New Hampshire, with its vast undeveloped acreage, offers a chance to homestead and live off the grid. Whether you're looking to live a slower-paced lifestyle, be more environmentally aware, or reduce your reliance on utility companies and corporate America, homesteading might fit your needs. Here are some things to consider about homesteading:


Perhaps the most important consideration is where you want to live. Do you need to be close to a city for work? What about proximity to schools, hospitals, shopping? Do you want a town in which you can have a dozen chickens and a garden without violating town codes and ordinances? You may want a south-facing hillside for solar panels and a stream on your property.

Heat, Power & Internet

Many homesteaders want to heat with firewood. If this is your plan, you'll have to find a firewood source and determine the costs for that. It is even better to have enough forested acreage to provide an inexhaustible source of wood. If you are hoping for a heat pump, how will that affect your budget?

If solar panels are your thing, you'll want to consider the costs for installation and maintenance. If you are working remotely or need internet access, you'll want to be in an area where you can get access through the cable or phone company, or utilize a satellite provider.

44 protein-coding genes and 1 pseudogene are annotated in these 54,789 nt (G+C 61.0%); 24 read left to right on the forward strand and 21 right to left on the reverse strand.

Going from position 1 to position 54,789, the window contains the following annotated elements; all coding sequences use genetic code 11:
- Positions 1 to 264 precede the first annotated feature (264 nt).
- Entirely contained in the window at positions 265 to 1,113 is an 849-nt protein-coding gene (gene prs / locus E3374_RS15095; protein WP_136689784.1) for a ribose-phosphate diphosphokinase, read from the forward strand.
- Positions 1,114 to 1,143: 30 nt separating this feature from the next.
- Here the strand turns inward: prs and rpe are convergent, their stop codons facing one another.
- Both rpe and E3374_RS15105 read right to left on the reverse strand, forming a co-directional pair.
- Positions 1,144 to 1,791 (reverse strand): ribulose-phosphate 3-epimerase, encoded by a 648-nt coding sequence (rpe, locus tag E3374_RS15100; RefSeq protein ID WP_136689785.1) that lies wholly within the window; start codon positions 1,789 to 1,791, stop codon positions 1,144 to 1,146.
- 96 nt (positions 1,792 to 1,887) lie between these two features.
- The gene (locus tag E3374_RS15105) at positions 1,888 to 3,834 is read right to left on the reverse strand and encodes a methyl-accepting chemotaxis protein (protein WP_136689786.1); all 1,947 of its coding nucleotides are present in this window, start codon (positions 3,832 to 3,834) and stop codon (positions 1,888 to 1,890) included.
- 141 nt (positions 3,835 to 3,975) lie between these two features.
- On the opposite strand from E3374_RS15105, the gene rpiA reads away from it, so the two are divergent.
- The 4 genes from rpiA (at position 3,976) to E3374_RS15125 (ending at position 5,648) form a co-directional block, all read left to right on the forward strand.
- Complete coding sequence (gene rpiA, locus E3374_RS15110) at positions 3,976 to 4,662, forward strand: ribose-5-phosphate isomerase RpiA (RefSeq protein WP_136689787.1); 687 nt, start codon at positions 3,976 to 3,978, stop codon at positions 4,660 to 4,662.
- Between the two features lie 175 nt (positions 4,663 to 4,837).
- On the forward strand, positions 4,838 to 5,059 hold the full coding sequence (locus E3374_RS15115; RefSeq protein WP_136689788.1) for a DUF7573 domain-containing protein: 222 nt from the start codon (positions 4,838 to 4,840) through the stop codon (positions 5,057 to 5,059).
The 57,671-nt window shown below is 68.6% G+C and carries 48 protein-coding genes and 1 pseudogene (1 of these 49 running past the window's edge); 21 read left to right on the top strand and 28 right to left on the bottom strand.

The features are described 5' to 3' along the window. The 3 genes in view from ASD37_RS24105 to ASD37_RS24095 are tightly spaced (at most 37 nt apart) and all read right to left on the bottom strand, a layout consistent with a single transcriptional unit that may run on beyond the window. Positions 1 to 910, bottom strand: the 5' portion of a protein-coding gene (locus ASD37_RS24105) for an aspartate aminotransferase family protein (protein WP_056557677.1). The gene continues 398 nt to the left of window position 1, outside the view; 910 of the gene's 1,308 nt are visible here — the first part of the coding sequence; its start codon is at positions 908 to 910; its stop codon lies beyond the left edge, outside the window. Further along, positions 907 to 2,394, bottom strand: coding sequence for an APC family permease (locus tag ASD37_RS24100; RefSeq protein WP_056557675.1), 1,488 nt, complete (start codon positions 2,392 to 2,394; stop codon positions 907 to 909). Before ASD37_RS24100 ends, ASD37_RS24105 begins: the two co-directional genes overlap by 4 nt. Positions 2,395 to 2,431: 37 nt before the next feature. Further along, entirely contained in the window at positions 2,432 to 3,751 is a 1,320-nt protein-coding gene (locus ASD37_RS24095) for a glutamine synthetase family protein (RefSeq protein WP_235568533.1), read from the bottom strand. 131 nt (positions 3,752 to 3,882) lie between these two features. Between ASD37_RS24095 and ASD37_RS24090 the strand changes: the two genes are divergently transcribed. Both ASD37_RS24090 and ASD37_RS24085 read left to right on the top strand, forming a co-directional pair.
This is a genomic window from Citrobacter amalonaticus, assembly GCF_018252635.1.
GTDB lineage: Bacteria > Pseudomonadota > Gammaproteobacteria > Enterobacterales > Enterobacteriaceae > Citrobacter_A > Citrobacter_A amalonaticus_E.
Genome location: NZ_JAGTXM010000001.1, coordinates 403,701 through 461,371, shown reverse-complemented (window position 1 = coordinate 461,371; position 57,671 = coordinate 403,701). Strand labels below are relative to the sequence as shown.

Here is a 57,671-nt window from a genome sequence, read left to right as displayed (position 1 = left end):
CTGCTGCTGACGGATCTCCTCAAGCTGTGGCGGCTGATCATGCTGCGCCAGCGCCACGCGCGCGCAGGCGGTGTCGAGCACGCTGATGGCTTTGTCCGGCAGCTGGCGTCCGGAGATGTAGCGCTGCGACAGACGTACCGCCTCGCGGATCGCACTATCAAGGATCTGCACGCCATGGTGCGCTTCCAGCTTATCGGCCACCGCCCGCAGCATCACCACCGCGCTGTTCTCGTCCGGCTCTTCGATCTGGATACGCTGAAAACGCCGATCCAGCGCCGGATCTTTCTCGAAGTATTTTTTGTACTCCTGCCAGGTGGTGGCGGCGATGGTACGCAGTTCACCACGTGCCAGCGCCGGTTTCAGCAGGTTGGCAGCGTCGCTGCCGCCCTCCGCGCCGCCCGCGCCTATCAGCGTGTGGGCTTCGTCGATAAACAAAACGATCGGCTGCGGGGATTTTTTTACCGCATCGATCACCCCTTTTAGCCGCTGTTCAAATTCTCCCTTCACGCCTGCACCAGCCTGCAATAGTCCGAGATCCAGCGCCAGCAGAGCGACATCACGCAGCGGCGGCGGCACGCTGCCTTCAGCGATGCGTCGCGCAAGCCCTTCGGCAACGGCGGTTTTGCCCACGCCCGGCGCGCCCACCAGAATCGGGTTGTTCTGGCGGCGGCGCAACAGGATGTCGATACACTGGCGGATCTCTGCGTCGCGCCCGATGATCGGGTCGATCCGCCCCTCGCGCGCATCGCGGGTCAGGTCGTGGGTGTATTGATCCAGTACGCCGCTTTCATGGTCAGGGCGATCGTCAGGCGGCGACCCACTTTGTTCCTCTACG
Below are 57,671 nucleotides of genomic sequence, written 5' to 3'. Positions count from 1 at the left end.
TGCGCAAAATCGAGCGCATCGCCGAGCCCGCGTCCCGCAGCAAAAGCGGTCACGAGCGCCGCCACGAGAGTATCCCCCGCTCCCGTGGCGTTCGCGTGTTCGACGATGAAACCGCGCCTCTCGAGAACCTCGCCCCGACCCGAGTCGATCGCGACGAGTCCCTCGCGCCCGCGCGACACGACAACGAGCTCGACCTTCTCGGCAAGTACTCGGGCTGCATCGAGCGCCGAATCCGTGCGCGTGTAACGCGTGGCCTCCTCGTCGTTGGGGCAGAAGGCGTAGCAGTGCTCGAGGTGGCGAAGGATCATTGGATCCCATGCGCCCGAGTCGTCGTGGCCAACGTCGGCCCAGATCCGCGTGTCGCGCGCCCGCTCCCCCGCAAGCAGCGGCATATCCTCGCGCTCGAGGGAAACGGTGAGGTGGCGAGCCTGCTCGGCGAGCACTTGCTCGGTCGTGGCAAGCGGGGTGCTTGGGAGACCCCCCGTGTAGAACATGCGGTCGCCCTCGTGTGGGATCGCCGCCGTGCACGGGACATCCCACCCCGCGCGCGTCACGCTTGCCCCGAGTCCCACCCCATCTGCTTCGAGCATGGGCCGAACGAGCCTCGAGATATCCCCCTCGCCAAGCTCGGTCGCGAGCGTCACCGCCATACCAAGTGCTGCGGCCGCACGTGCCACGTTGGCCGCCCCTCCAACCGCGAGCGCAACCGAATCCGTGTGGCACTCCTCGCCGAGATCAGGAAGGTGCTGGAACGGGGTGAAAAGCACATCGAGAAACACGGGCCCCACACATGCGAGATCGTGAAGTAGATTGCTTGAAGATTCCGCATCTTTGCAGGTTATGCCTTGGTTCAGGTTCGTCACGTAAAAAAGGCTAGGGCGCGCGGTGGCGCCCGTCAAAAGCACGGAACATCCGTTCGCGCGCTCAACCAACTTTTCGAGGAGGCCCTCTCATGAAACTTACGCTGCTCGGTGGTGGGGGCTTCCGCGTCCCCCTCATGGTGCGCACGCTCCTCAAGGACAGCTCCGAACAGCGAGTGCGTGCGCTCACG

Water & Food Sources

Bardo Farm Garden

Gardening at Bardo Farm in the Upper Valley

Most rural homes in New Hampshire rely on drilled or dug wells as the water source. While this may seem ideal, it is important to note that there are costs associated with well pumps and any filtration that might be required to remove possible lead, arsenic, radon, bacteria or heavy minerals from the water.

Many homesteaders enjoy growing their own food. It can be as simple (and as cheap) as getting some seed packets and starting a vegetable garden. Perhaps you'd like to raise chickens, cows or other livestock. You'll want to make sure you have a proper shelter for whatever animals you'd like to have and that local zoning ordinances allow these animals.

Septic System

There is a statewide requirement to have an approved septic design for residential uses. You’ll want to make sure your plot of land has soil suitable for a septic system. Some seasonal cottages get around this restriction by using a composting or incinerating toilet.

Porcupine Real Estate has helped several movers find a property to homestead and live (mostly) off the grid. If you have questions about homesteading or want help selecting the best towns for your needs, contact us.